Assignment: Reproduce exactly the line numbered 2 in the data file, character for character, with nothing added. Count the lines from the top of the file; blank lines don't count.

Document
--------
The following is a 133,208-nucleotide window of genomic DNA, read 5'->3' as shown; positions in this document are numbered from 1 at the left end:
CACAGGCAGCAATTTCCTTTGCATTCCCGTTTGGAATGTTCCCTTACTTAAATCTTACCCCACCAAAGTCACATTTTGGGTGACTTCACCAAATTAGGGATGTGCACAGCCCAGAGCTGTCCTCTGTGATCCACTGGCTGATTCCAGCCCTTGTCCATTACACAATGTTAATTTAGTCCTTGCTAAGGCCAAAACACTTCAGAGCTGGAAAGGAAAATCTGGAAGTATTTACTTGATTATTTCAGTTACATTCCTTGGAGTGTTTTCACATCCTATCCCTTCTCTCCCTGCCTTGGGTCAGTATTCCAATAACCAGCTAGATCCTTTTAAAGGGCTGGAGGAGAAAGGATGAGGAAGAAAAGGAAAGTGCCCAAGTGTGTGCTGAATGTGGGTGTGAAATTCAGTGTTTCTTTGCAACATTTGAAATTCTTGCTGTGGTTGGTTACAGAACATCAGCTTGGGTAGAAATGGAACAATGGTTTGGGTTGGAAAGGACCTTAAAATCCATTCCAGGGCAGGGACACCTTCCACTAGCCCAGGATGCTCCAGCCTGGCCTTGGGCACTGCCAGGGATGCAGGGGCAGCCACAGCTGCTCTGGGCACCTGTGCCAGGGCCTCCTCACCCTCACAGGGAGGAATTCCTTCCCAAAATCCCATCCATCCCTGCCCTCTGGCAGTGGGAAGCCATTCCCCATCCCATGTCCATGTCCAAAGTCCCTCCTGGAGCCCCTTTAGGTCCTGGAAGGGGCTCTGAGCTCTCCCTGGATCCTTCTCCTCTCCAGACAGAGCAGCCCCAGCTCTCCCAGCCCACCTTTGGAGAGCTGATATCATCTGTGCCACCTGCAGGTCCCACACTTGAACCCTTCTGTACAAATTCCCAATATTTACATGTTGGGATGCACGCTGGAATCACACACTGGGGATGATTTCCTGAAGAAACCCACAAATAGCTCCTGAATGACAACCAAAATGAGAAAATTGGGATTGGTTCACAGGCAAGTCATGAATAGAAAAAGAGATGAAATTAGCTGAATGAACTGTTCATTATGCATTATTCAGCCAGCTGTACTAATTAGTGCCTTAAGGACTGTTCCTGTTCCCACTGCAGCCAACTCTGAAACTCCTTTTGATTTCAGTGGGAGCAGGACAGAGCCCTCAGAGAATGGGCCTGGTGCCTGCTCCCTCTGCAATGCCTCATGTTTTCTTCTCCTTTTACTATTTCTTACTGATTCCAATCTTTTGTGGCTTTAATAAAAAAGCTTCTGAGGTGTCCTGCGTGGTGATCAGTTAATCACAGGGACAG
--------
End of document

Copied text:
CACAGGCAGCAATTTCCTTTGCATTCCCGTTTGGAATGTTCCCTTACTTAAATCTTACCCCACCAAAGTCACATTTTGGGTGACTTCACCAAATTAGGGATGTGCACAGCCCAGAGCTGTCCTCTGTGATCCACTGGCTGATTCCAGCCCTTGTCCATTACACAATGTTAATTTAGTCCTTGCTAAGGCCAAAACACTTCAGAGCTGGAAAGGAAAATCTGGAAGTATTTACTTGATTATTTCAGTTACATTCCTTGGAGTGTTTTCACATCCTATCCCTTCTCTCCCTGCCTTGGGTCAGTATTCCAATAACCAGCTAGATCCTTTTAAAGGGCTGGAGGAGAAAGGATGAGGAAGAAAAGGAAAGTGCCCAAGTGTGTGCTGAATGTGGGTGTGAAATTCAGTGTTTCTTTGCAACATTTGAAATTCTTGCTGTGGTTGGTTACAGAACATCAGCTTGGGTAGAAATGGAACAATGGTTTGGGTTGGAAAGGACCTTAAAATCCATTCCAGGGCAGGGACACCTTCCACTAGCCCAGGATGCTCCAGCCTGGCCTTGGGCACTGCCAGGGATGCAGGGGCAGCCACAGCTGCTCTGGGCACCTGTGCCAGGGCCTCCTCACCCTCACAGGGAGGAATTCCTTCCCAAAATCCCATCCATCCCTGCCCTCTGGCAGTGGGAAGCCATTCCCCATCCCATGTCCATGTCCAAAGTCCCTCCTGGAGCCCCTTTAGGTCCTGGAAGGGGCTCTGAGCTCTCCCTGGATCCTTCTCCTCTCCAGACAGAGCAGCCCCAGCTCTCCCAGCCCACCTTTGGAGAGCTGATATCATCTGTGCCACCTGCAGGTCCCACACTTGAACCCTTCTGTACAAATTCCCAATATTTACATGTTGGGATGCACGCTGGAATCACACACTGGGGATGATTTCCTGAAGAAACCCACAAATAGCTCCTGAATGACAACCAAAATGAGAAAATTGGGATTGGTTCACAGGCAAGTCATGAATAGAAAAAGAGATGAAATTAGCTGAATGAACTGTTCATTATGCATTATTCAGCCAGCTGTACTAATTAGTGCCTTAAGGACTGTTCCTGTTCCCACTGCAGCCAACTCTGAAACTCCTTTTGATTTCAGTGGGAGCAGGACAGAGCCCTCAGAGAATGGGCCTGGTGCCTGCTCCCTCTGCAATGCCTCATGTTTTCTTCTCCTTTTACTATTTCTTACTGATTCCAATCTTTTGTGGCTTTAATAAAAAAGCTTCTGAGGTGTCCTGCGTGGTGATCAGTTAATCACAGGGACAG